Quarai, Mission Nuestra Señora de la Purísima Concepción de Quarai -- Spanish Colonial Missions of the Southwest Travel Itinerary

Quarai, Mission Nuestra Señora de la Purísima Concepción de Quarai

Quarai, Mission Nuestra Señora de la Purísima Concepción de Quarai
Quarai, Salinas Pueblo Missions National Historic Monument
Mountainair, New Mexico
Coordinates: 34.520372, -106.241890
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Spanish Colonial Missions of the Southwest Travel Itinerary

Quarai, Mission Nuestra Señora de la Purísima Concepción de Quarai
Interior of the Quarai church.

Photo by BriYYZ. Courtesy of Flickr Commons.

About an hour and a half southeast of Albuquerque, New Mexico, on the east side of the Manzano Mountains is Salinas Pueblo Missions National Monument within which the Mission Nuestra Señora de la Purísima Concepción de Quarai is located. By the middle of the 1600s, Spanish officials had created the Jurisdicción de las Salinas which included Las Humanas, Abó and Quarai as well as Cililí, Tajique, and Tabirá. The Manzano Mountains, the salt lakes near present Willard, and the edge of the Great Plains to the east collectively formed the homeland for many peoples and cultures in the area for hundreds of years. As early as the 10th century, Mogollon and Ancestral Puebloan groups established pueblos in the valley that served as major centers of trade between the people of the Rio Grande region and the Plains Indian tribes. When Spanish exploration of the valley began in the late 16th century, the pueblos of Salinas became home to Spanish Franciscan missionaries and large mission churches. The pueblo of Quarai contains the best preserved of these churches: Mission Nuestra Señora de la Purísima Concepción de Quarai. Completed c.1629, the settlement was empty by 1678 as droughts, famine, and repeated Apache raids caused the people to seek refuge at other settlements.

Today Quarai is a National Historic Landmark within the Salinas Pueblo Missions National Monument that also includes Abó and Gran Quivira, which are featured separately in this itinerary. The site contains a variety of settlements from A.D. 1250 through the colonial period. The pueblo and mission remains reflect the early period of Pueblo-Spanish interaction, the conflicts between the Spanish church and state, and their overall effects on native culture in the Southwest. Visitors should not miss exploring the impressive mission ruins on a trip through central New Mexico.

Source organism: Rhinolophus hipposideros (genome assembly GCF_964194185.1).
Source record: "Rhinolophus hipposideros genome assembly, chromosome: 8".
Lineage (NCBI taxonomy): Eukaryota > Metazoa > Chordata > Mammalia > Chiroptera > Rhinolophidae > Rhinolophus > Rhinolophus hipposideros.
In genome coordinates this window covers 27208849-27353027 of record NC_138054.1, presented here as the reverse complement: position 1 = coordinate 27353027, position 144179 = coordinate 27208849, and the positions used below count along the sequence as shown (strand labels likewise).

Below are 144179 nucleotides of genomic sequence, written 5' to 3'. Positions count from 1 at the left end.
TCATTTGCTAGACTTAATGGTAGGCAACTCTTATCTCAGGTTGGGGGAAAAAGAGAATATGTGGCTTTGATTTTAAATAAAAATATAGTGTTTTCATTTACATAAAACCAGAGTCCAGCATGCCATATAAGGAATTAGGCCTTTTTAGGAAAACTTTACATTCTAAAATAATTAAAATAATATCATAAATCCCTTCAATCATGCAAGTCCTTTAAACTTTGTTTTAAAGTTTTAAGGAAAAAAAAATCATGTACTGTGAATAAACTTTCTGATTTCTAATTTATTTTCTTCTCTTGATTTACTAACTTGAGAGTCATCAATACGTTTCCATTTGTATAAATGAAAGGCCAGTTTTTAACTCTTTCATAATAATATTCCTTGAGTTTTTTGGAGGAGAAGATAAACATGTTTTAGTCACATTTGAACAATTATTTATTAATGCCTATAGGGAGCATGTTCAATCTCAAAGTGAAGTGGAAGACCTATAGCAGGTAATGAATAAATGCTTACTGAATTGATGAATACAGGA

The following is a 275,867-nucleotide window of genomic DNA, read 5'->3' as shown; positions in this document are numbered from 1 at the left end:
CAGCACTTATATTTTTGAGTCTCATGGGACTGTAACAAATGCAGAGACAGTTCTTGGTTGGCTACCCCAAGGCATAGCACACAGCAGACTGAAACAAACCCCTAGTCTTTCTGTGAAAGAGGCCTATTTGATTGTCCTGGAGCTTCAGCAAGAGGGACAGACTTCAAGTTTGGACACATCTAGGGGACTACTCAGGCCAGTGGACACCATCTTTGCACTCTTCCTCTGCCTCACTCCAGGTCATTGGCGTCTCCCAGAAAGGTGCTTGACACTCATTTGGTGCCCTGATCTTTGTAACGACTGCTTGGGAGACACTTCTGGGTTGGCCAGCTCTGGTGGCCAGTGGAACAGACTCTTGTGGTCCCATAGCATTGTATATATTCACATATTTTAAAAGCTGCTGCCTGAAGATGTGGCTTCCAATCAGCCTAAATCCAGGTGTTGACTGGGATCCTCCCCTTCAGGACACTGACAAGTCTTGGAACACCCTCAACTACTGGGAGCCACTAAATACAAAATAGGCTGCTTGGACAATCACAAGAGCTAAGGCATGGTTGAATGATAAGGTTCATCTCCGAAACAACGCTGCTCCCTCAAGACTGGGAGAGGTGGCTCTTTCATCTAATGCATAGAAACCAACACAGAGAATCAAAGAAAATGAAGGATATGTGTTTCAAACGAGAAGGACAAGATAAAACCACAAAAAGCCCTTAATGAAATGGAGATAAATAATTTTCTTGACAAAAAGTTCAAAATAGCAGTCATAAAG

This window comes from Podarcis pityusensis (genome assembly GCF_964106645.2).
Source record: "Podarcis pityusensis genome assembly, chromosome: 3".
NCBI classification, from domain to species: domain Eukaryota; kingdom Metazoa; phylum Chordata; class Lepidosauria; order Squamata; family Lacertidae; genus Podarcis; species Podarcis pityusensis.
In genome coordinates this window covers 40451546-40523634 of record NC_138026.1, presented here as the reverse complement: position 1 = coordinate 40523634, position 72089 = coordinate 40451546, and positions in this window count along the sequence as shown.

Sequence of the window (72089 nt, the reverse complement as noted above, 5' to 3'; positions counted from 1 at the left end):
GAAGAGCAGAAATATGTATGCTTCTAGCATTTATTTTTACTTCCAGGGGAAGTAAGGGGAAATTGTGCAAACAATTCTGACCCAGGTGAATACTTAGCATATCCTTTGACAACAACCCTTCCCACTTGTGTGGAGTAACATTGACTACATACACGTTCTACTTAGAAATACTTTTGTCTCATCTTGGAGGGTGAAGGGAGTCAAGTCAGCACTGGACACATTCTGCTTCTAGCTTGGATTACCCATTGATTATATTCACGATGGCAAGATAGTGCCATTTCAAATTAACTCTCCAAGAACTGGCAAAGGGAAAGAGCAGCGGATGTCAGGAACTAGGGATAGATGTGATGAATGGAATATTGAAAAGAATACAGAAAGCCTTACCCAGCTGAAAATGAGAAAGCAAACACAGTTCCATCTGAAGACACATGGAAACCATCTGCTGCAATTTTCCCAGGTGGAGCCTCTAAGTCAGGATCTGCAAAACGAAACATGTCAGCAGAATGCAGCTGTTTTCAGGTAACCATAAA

Kiva, Quarai, Mission Nuestra Señora de la Purísima Concepción de Quarai
The square design of the kiva, a subterranean religious structure, is common amongst the western Pueblo groups.

From SAPU Museum Collections. Courtesy of the National Park Service.

Quarai Pueblo

Early Puebloan peoples moved into the Salinas Valley around the A.D. 1200s, and based on artifacts found at the site, began living at Quarai by A.D. 1250. The people of the settlement had most likely left it uninhabited by A.D. 1400, as there is no evidence to indicate that a permanent population lived at the pueblo from 1400 to around 1600. The date of the founding of the Quarai pueblo is a subject of controversy among scholars.

The consensus is that the reoccupation of the pueblo likely occurred before the Spanish initially made contact in the late 16th century. The Salinas Valley, home of the Quarai pueblo, was a rich, fertile area at the time, with several other pueblos existing nearby, including Tajique and Chililí. Tiwa speakers likely occupied all three of these pueblos. Neighboring Abó, Gran Quivira and Tabira were Tompiro-speaking communities.
Map - Quarai, Mission Nuestra Señora de la Purísima Concepción de Quarai
Nuestra Señora de la Purísima Concepción was once a large mission complex. Visitors can walk through what remains of the church, convento, and cemetery.

Courtesy of NPS.

The Spanish at Quarai

Although the Spanish visited the Salinas Valley and several of its pueblos as early as 1540, historical records officially place the Spanish missionaries at Quarai in 1626. The Spanish had already successfully established missions at Chililí and Abó. In December of 1625, the Fray Juan Gutiérrez de la Chica was sent to Quarai to initiate a new missionary effort. Upon his arrival, Gutiérrez reportedly met little resistance from the native population (a rarity in the area) and soon began planning for a new church and convento.

Construction began on Nuestra Señora de la Purísima Concepción de Quarai in 1627, and continued until 1632. The ruins of the church that exist today show its basic plan as a Latin cross, about 108 feet long and 28 feet wide. The walls are all made of local red sandstone and average 4.5 feet in width –though many measure up to 10 feet at their bases in order to support the tall structure. Today, the wall ruins still stand roughly 20 feet tall, but it is likely the walls once towered around 40 feet. The red sandstone convento rooms surrounded a central plaza. Built at the same time as the church and convent, a square kiva is located inside the north convento of the mission and presents an interesting riddle. Kivas are an important part of many native religious practices. The kiva's presence within the Spanish complex raises interesting questions about how traditional tribal religion intermingled with newly introduced Catholic traditions.